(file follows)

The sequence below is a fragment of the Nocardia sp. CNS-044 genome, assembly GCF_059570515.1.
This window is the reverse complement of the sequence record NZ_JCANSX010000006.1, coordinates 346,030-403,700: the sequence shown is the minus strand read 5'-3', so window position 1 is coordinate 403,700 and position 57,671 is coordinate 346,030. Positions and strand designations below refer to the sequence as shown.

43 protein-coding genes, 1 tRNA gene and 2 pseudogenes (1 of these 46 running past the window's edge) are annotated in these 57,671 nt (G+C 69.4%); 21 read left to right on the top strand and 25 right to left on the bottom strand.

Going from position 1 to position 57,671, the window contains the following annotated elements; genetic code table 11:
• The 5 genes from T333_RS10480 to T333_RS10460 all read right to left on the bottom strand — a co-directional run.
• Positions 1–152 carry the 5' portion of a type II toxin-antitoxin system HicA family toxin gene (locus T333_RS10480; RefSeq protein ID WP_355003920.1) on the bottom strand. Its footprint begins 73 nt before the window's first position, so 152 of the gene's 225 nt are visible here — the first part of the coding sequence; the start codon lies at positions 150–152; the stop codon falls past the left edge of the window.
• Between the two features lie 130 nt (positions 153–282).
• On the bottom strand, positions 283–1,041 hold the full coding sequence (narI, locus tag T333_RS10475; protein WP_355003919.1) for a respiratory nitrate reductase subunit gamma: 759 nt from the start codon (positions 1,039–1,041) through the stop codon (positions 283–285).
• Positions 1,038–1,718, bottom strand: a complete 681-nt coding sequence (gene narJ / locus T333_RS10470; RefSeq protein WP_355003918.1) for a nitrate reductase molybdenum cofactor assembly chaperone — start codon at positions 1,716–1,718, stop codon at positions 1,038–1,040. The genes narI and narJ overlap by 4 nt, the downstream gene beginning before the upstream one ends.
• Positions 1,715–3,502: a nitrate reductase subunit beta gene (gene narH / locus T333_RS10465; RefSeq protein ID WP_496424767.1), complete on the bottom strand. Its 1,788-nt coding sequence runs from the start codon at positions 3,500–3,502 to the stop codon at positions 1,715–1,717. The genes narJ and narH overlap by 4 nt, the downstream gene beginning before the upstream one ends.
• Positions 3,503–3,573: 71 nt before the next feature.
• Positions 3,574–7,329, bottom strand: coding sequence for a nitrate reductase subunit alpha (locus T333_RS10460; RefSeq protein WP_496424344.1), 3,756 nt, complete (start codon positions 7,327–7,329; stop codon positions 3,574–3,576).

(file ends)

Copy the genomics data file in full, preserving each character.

The sequence below is a fragment of the Nocardia sp. CNS-044 genome, assembly GCF_059570515.1.
This window is the reverse complement of the sequence record NZ_JCANSX010000006.1, coordinates 346,030-403,700: the sequence shown is the minus strand read 5'-3', so window position 1 is coordinate 403,700 and position 57,671 is coordinate 346,030. Positions and strand designations below refer to the sequence as shown.

43 protein-coding genes, 1 tRNA gene and 2 pseudogenes (1 of these 46 running past the window's edge) are annotated in these 57,671 nt (G+C 69.4%); 21 read left to right on the top strand and 25 right to left on the bottom strand.

Going from position 1 to position 57,671, the window contains the following annotated elements; genetic code table 11:
• The 5 genes from T333_RS10480 to T333_RS10460 all read right to left on the bottom strand — a co-directional run.
• Positions 1–152 carry the 5' portion of a type II toxin-antitoxin system HicA family toxin gene (locus T333_RS10480; RefSeq protein ID WP_355003920.1) on the bottom strand. Its footprint begins 73 nt before the window's first position, so 152 of the gene's 225 nt are visible here — the first part of the coding sequence; the start codon lies at positions 150–152; the stop codon falls past the left edge of the window.
• Between the two features lie 130 nt (positions 153–282).
• On the bottom strand, positions 283–1,041 hold the full coding sequence (narI, locus tag T333_RS10475; protein WP_355003919.1) for a respiratory nitrate reductase subunit gamma: 759 nt from the start codon (positions 1,039–1,041) through the stop codon (positions 283–285).
• Positions 1,038–1,718, bottom strand: a complete 681-nt coding sequence (gene narJ / locus T333_RS10470; RefSeq protein WP_355003918.1) for a nitrate reductase molybdenum cofactor assembly chaperone — start codon at positions 1,716–1,718, stop codon at positions 1,038–1,040. The genes narI and narJ overlap by 4 nt, the downstream gene beginning before the upstream one ends.
• Positions 1,715–3,502: a nitrate reductase subunit beta gene (gene narH / locus T333_RS10465; RefSeq protein ID WP_496424767.1), complete on the bottom strand. Its 1,788-nt coding sequence runs from the start codon at positions 3,500–3,502 to the stop codon at positions 1,715–1,717. The genes narJ and narH overlap by 4 nt, the downstream gene beginning before the upstream one ends.
• Positions 3,503–3,573: 71 nt before the next feature.
• Positions 3,574–7,329, bottom strand: coding sequence for a nitrate reductase subunit alpha (locus T333_RS10460; RefSeq protein WP_496424344.1), 3,756 nt, complete (start codon positions 7,327–7,329; stop codon positions 3,574–3,576).